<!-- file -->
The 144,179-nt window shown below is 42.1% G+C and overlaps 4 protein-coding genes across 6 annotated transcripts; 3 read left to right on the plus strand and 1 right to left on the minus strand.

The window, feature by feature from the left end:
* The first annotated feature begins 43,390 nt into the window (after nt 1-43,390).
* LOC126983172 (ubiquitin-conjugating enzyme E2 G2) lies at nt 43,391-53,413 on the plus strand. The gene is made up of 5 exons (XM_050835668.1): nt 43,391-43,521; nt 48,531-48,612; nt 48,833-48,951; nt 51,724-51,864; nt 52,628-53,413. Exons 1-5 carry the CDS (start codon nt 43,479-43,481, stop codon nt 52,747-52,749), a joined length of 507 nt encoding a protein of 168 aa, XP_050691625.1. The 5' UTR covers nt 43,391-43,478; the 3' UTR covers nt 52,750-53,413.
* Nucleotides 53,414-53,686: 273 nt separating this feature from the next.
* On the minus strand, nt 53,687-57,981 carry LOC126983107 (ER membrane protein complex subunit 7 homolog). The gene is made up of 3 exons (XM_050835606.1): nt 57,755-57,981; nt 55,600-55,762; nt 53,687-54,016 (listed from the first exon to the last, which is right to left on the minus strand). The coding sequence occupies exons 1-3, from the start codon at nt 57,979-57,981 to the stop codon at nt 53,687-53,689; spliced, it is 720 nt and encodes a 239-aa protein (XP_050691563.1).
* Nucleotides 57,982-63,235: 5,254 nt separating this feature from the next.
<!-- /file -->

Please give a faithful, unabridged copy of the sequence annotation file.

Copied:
The 144,179-nt window shown below is 42.1% G+C and overlaps 4 protein-coding genes across 6 annotated transcripts; 3 read left to right on the plus strand and 1 right to left on the minus strand.

The window, feature by feature from the left end:
* The first annotated feature begins 43,390 nt into the window (after nt 1-43,390).
* LOC126983172 (ubiquitin-conjugating enzyme E2 G2) lies at nt 43,391-53,413 on the plus strand. The gene is made up of 5 exons (XM_050835668.1): nt 43,391-43,521; nt 48,531-48,612; nt 48,833-48,951; nt 51,724-51,864; nt 52,628-53,413. Exons 1-5 carry the CDS (start codon nt 43,479-43,481, stop codon nt 52,747-52,749), a joined length of 507 nt encoding a protein of 168 aa, XP_050691625.1. The 5' UTR covers nt 43,391-43,478; the 3' UTR covers nt 52,750-53,413.
* Nucleotides 53,414-53,686: 273 nt separating this feature from the next.
* On the minus strand, nt 53,687-57,981 carry LOC126983107 (ER membrane protein complex subunit 7 homolog). The gene is made up of 3 exons (XM_050835606.1): nt 57,755-57,981; nt 55,600-55,762; nt 53,687-54,016 (listed from the first exon to the last, which is right to left on the minus strand). The coding sequence occupies exons 1-3, from the start codon at nt 57,979-57,981 to the stop codon at nt 53,687-53,689; spliced, it is 720 nt and encodes a 239-aa protein (XP_050691563.1).
* Nucleotides 57,982-63,235: 5,254 nt separating this feature from the next.